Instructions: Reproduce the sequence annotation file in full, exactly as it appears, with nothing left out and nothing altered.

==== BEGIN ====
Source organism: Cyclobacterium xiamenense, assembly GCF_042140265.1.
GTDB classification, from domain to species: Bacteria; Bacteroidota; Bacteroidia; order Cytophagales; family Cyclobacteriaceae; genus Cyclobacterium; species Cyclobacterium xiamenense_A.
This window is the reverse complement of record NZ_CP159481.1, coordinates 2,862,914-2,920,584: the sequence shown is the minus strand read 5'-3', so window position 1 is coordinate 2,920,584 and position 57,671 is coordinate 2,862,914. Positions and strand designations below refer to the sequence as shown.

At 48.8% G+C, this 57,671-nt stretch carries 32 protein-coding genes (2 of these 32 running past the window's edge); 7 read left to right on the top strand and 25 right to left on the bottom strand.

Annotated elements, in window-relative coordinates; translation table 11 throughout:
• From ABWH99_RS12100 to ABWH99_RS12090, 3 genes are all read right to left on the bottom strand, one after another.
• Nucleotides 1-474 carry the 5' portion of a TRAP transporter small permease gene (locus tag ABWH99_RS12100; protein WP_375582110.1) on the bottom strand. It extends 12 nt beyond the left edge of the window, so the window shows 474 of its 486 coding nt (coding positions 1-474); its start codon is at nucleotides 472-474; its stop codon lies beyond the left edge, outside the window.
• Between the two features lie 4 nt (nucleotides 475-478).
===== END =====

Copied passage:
Source organism: Cyclobacterium xiamenense, assembly GCF_042140265.1.
GTDB classification, from domain to species: Bacteria; Bacteroidota; Bacteroidia; order Cytophagales; family Cyclobacteriaceae; genus Cyclobacterium; species Cyclobacterium xiamenense_A.
This window is the reverse complement of record NZ_CP159481.1, coordinates 2,862,914-2,920,584: the sequence shown is the minus strand read 5'-3', so window position 1 is coordinate 2,920,584 and position 57,671 is coordinate 2,862,914. Positions and strand designations below refer to the sequence as shown.

At 48.8% G+C, this 57,671-nt stretch carries 32 protein-coding genes (2 of these 32 running past the window's edge); 7 read left to right on the top strand and 25 right to left on the bottom strand.

Annotated elements, in window-relative coordinates; translation table 11 throughout:
• From ABWH99_RS12100 to ABWH99_RS12090, 3 genes are all read right to left on the bottom strand, one after another.
• Nucleotides 1-474 carry the 5' portion of a TRAP transporter small permease gene (locus tag ABWH99_RS12100; protein WP_375582110.1) on the bottom strand. It extends 12 nt beyond the left edge of the window, so the window shows 474 of its 486 coding nt (coding positions 1-474); its start codon is at nucleotides 472-474; its stop codon lies beyond the left edge, outside the window.
• Between the two features lie 4 nt (nucleotides 475-478).